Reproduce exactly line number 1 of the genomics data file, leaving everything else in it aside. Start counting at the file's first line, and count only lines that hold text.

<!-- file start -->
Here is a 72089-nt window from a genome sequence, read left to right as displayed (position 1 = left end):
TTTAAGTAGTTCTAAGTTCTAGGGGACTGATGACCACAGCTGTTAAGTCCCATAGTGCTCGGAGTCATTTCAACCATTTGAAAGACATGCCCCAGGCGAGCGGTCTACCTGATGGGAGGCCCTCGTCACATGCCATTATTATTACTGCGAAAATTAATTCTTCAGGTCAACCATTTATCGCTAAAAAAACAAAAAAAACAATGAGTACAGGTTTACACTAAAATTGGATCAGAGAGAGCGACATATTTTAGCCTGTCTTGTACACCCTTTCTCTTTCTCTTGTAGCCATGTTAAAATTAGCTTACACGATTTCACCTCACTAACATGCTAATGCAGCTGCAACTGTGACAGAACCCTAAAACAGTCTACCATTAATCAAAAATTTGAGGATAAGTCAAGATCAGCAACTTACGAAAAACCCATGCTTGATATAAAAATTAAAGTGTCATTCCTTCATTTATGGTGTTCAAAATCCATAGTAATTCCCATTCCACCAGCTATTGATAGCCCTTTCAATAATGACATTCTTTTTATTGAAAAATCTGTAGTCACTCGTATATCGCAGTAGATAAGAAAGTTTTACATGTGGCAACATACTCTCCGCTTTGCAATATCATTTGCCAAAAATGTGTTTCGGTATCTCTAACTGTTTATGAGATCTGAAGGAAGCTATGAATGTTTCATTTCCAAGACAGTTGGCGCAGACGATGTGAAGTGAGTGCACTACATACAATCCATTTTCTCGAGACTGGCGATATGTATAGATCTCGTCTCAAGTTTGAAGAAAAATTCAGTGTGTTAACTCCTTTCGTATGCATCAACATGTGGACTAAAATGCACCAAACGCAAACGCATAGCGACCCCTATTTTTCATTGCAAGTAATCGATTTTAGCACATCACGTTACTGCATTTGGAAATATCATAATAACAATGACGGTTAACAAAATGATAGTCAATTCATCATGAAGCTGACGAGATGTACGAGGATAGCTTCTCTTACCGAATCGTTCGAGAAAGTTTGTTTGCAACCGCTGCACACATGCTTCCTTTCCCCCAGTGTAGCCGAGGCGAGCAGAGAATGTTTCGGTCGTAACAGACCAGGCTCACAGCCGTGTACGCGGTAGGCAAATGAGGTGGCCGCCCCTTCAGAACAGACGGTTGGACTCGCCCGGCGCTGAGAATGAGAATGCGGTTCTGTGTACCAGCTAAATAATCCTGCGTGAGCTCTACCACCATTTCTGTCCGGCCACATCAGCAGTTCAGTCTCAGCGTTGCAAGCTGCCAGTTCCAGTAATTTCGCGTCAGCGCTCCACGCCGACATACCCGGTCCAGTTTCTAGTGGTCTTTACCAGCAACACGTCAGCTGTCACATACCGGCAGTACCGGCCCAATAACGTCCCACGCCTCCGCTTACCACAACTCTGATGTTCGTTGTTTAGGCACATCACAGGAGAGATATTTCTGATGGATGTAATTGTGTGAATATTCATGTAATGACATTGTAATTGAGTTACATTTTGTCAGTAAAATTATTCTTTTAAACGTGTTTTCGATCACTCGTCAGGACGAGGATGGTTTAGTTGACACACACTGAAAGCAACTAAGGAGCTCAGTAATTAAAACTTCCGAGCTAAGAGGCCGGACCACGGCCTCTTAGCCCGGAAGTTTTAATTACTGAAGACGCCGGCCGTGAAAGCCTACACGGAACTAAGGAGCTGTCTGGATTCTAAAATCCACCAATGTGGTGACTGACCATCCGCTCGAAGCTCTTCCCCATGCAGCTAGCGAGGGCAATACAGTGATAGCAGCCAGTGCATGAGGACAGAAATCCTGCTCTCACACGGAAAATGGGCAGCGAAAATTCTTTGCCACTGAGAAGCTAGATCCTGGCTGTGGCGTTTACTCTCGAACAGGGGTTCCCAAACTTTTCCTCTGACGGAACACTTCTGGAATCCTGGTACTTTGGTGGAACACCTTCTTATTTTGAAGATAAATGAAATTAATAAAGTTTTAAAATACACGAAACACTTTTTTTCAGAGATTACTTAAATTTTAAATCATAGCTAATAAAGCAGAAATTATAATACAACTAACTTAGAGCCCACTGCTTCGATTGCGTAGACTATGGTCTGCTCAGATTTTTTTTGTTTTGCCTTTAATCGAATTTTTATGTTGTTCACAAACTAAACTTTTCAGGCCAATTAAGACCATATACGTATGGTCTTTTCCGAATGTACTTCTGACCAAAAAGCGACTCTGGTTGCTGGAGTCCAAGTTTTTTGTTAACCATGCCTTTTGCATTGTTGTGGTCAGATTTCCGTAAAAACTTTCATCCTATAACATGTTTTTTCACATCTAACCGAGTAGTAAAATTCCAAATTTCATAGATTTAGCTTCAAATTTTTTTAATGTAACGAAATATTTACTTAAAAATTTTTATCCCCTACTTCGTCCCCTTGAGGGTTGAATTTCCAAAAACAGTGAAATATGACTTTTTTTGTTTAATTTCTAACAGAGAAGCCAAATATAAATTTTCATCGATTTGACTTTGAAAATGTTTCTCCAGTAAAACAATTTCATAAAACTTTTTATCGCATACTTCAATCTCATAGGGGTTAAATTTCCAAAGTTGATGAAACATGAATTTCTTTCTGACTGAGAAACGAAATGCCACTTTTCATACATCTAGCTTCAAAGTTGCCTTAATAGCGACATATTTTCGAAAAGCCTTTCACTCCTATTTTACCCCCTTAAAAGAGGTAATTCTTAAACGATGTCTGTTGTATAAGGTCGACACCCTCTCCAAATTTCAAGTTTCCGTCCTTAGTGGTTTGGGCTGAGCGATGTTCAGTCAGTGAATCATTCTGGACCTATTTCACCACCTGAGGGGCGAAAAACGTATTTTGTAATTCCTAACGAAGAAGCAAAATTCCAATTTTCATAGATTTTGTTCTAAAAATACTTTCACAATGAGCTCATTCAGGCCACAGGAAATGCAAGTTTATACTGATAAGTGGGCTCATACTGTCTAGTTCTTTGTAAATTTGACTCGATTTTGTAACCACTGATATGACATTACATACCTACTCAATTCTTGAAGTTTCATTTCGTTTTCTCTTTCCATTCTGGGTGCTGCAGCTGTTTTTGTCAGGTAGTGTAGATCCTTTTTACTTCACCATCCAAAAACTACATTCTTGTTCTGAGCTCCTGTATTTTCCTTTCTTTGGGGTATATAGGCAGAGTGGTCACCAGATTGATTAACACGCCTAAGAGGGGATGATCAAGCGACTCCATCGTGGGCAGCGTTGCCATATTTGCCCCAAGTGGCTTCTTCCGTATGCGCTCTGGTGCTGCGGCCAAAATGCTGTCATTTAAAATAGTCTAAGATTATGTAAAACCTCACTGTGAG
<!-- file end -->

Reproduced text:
Here is a 72089-nt window from a genome sequence, read left to right as displayed (position 1 = left end):